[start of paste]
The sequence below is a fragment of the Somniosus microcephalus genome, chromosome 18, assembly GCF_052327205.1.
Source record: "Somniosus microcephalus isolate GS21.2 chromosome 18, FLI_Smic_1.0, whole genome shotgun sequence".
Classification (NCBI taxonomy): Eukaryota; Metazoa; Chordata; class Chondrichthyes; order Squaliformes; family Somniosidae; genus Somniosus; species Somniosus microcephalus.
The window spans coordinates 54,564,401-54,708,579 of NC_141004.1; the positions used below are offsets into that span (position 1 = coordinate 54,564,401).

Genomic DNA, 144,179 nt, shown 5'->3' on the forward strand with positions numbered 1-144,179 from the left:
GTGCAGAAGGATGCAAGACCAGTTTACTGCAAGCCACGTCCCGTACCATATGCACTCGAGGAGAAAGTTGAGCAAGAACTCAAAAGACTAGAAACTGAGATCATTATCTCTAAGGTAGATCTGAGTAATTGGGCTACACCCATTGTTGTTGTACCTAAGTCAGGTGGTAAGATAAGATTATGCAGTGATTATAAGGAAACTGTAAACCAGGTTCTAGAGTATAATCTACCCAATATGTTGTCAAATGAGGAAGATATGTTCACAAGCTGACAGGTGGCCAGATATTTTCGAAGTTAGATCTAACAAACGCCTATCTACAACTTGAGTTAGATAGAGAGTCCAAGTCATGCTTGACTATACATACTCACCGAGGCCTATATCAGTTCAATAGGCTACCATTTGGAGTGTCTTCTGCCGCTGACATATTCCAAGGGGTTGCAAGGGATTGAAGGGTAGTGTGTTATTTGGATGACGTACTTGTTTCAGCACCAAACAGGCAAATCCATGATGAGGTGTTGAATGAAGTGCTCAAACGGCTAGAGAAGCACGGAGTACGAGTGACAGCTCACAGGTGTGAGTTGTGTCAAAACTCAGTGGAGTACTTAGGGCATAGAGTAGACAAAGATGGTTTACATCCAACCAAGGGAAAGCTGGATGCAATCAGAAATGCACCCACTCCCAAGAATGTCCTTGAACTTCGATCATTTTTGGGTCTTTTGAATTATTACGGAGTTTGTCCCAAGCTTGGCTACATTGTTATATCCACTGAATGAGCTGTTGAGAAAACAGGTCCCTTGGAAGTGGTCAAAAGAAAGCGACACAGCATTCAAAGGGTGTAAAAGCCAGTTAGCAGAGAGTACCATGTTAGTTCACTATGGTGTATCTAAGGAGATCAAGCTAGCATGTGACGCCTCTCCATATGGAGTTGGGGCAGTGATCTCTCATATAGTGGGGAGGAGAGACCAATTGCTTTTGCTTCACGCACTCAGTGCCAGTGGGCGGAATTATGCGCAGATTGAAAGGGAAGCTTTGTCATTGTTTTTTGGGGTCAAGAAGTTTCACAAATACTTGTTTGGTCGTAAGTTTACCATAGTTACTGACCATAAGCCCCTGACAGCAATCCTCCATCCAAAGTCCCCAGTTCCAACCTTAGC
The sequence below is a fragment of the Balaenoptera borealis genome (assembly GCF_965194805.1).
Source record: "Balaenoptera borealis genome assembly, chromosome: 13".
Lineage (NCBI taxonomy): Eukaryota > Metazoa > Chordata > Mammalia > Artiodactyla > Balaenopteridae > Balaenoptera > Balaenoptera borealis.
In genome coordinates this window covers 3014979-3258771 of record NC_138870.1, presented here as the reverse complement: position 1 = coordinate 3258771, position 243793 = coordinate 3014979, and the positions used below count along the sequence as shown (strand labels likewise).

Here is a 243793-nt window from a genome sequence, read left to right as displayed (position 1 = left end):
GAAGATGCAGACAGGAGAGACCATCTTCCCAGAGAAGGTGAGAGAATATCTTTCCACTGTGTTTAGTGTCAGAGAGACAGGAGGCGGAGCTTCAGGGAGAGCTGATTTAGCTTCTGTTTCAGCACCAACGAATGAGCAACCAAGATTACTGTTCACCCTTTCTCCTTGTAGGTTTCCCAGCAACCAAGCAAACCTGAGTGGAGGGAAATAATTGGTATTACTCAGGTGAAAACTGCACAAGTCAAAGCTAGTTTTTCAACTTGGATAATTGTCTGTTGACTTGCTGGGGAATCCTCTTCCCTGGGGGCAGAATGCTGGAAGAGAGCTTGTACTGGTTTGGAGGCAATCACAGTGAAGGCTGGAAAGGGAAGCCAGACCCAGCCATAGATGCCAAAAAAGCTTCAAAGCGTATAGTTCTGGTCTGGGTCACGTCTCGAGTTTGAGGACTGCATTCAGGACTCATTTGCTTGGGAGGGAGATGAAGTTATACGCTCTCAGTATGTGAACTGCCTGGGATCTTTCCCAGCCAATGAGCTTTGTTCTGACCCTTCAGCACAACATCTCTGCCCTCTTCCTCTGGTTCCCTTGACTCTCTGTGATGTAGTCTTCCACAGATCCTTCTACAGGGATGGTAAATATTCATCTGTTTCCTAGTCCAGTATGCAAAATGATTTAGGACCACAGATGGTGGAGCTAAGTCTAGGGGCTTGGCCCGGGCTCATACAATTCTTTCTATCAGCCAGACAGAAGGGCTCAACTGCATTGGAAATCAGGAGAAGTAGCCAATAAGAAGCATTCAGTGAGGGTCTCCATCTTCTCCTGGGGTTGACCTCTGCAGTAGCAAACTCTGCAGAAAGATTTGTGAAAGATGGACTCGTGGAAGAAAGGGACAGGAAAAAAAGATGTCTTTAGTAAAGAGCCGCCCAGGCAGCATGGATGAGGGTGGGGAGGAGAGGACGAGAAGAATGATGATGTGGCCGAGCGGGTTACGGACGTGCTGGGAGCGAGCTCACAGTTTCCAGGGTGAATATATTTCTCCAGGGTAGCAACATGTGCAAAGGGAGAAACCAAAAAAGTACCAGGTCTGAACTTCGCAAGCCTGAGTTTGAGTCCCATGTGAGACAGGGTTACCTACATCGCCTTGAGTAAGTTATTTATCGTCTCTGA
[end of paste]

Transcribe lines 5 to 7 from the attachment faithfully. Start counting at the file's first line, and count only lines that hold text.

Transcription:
Genomic DNA, 144,179 nt, shown 5'->3' on the forward strand with positions numbered 1-144,179 from the left:
GTGCAGAAGGATGCAAGACCAGTTTACTGCAAGCCACGTCCCGTACCATATGCACTCGAGGAGAAAGTTGAGCAAGAACTCAAAAGACTAGAAACTGAGATCATTATCTCTAAGGTAGATCTGAGTAATTGGGCTACACCCATTGTTGTTGTACCTAAGTCAGGTGGTAAGATAAGATTATGCAGTGATTATAAGGAAACTGTAAACCAGGTTCTAGAGTATAATCTACCCAATATGTTGTCAAATGAGGAAGATATGTTCACAAGCTGACAGGTGGCCAGATATTTTCGAAGTTAGATCTAACAAACGCCTATCTACAACTTGAGTTAGATAGAGAGTCCAAGTCATGCTTGACTATACATACTCACCGAGGCCTATATCAGTTCAATAGGCTACCATTTGGAGTGTCTTCTGCCGCTGACATATTCCAAGGGGTTGCAAGGGATTGAAGGGTAGTGTGTTATTTGGATGACGTACTTGTTTCAGCACCAAACAGGCAAATCCATGATGAGGTGTTGAATGAAGTGCTCAAACGGCTAGAGAAGCACGGAGTACGAGTGACAGCTCACAGGTGTGAGTTGTGTCAAAACTCAGTGGAGTACTTAGGGCATAGAGTAGACAAAGATGGTTTACATCCAACCAAGGGAAAGCTGGATGCAATCAGAAATGCACCCACTCCCAAGAATGTCCTTGAACTTCGATCATTTTTGGGTCTTTTGAATTATTACGGAGTTTGTCCCAAGCTTGGCTACATTGTTATATCCACTGAATGAGCTGTTGAGAAAACAGGTCCCTTGGAAGTGGTCAAAAGAAAGCGACACAGCATTCAAAGGGTGTAAAAGCCAGTTAGCAGAGAGTACCATGTTAGTTCACTATGGTGTATCTAAGGAGATCAAGCTAGCATGTGACGCCTCTCCATATGGAGTTGGGGCAGTGATCTCTCATATAGTGGGGAGGAGAGACCAATTGCTTTTGCTTCACGCACTCAGTGCCAGTGGGCGGAATTATGCGCAGATTGAAAGGGAAGCTTTGTCATTGTTTTTTGGGGTCAAGAAGTTTCACAAATACTTGTTTGGTCGTAAGTTTACCATAGTTACTGACCATAAGCCCCTGACAGCAATCCTCCATCCAAAGTCCCCAGTTCCAACCTTAGC
The sequence below is a fragment of the Balaenoptera borealis genome (assembly GCF_965194805.1).